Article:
The Friday Market Minute
- Global stocks hit a fresh record high after blowout data from China, and yesterday's stronger-than-expected retail sales and jobs figures from the U.S., cement the case for a surging post-pandemic recovery.
- China expands at a first quarter clip of 18.3%, the fastest on record, as March retail sales rise more than 30% from last year's pandemic-depressed levels.
- Benchmark 10-year note yields ease to a five-week low of 1.529% in overnight trading amid a puzzling pullback in Treasury yields that belies the underlying improvements in economic data.
- CDC data shows 78.5 million Americans have now been fully vaccinated against the coronavirus, with around 198.3 million doses administered as of Wednesday.
- U.S. equity futures suggest a firmer open on Wall Street following first quarter earnings from Morgan Stanley and better-than-expected March housing starts data.
U.S. equity future moved higher Friday, following the first-ever close over 34,000 for the Dow, as investors continued to digest a steady stream of positive corporate and economic data while tracking a puzzling pullback in Treasury yields.
First-quarter GDP data from China was added to the mix Friday, with the world's second-largest economy roaring back to life with a record 18.3% expansion over the first three months of the year.
Coupled with better-than-expected readings for March retail sales and factory output, the figures put China firmly on pace to match its 2021 growth estimates while powering the region's broader post-pandemic recovery.
China's impressive first-quarter performance followed a much stronger-than-expected reading for U.S. retail sales last month, rapidly improving jobless claims figures and manageable levels of consumer price inflation.
The latter, in fact, could be the trigger for a sharp pullback in Treasury bond yields, as a rally in prices Thursday that extended into overnight trading pulled 10-year notes to a five-week low of 1.528%.
However, with faster inflation a near arithmetic certainty over the coming months, lawmakers debating another $2 trillion infrastructure spending bill and consumers preparing to re-enter the retail economy as the vaccine rollout accelerates, the current low-yield environment remains somewhat of a mystery.
It did help stocks to a record close last night, however, and futures suggest most of those gains will hold heading into the start of a Friday session highlighted by first-quarter earnings from Morgan Stanley (MS) - Get Morgan Stanley Report and housing starts data for the month of March.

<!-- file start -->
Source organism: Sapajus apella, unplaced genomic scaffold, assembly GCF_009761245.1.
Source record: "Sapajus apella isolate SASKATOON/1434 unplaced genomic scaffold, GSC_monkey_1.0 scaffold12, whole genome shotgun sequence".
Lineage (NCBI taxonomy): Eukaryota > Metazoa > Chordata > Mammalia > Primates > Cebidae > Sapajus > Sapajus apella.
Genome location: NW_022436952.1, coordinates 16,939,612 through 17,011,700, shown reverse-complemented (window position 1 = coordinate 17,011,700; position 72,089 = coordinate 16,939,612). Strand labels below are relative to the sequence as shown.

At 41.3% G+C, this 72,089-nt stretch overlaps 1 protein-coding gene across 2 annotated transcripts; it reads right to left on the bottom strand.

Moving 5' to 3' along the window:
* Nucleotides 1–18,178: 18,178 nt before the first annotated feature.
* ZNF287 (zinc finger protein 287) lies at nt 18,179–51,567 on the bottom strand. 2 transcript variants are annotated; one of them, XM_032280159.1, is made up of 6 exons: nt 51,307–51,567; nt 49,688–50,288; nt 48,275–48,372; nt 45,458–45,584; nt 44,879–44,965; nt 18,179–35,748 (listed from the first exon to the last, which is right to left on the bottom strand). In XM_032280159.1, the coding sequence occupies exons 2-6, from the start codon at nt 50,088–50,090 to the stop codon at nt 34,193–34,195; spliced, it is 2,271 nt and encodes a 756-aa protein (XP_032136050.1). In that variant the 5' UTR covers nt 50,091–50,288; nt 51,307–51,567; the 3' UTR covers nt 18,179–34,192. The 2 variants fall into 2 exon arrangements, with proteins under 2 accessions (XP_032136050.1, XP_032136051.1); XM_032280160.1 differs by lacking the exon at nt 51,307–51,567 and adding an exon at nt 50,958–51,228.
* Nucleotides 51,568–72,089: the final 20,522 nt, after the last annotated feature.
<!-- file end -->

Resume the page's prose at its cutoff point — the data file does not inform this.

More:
Contracts tied to the Dow Jones Industrial Average suggest a modest 100-point opening bell gain for the 30-stock average, while those linked to the S&P 500 are pricing in a 10-point gain for the broader benchmark.
Morgan Stanley, in fact, blasted first quarter earnings forecasts thanks in part to record wealth management inflows, sending its shares 0.4% higher in pre-market trading.
Nasdaq Composite futures, meanwhile, were set to add around 20 points to last night's rally as 10-year note yields creep higher following China's blowout GDP and retail sales data.
DraftKings shares were a notable pre-market mover on the tech-focused index, rising more than 4% after agreeing a sports betting partnership with the NFL.
The dollar index, which tracks the greenback against a basket of six global currencies, remains caught in a downdraft that's lasted for most of the past two weeks, helping oil prices bump higher for a fifth consecutive session amid renewed energy demand bets.
WTI crude for May delivery was marked 11 cents higher in overnight trading at $67.15 per barrel while Brent contracts added 22 cents to $63.57 per barrel.
In Europe, the Stoxx 600 hit a fresh all-time high of 489.24 points in early Frankfurt trading, boosted by a stronger-than-expected first quarter profit estimate from luxury carmaker Daimler AG and March inflation data that was largely in-line with economists forecasts of 1.3%, and well shy of the European Central Bank's 'just below 2%' target.
Overnight in Asia, China's data boosted lifted the region-wide MSCI ex-Japan index to a 0.42% gain on the session, paced by advances in Hong Kong and Shanghai, while Japan's Nikkei 225 closed out the week with a modest 0.14% gain to peg the benchmark at 29,683.37 points.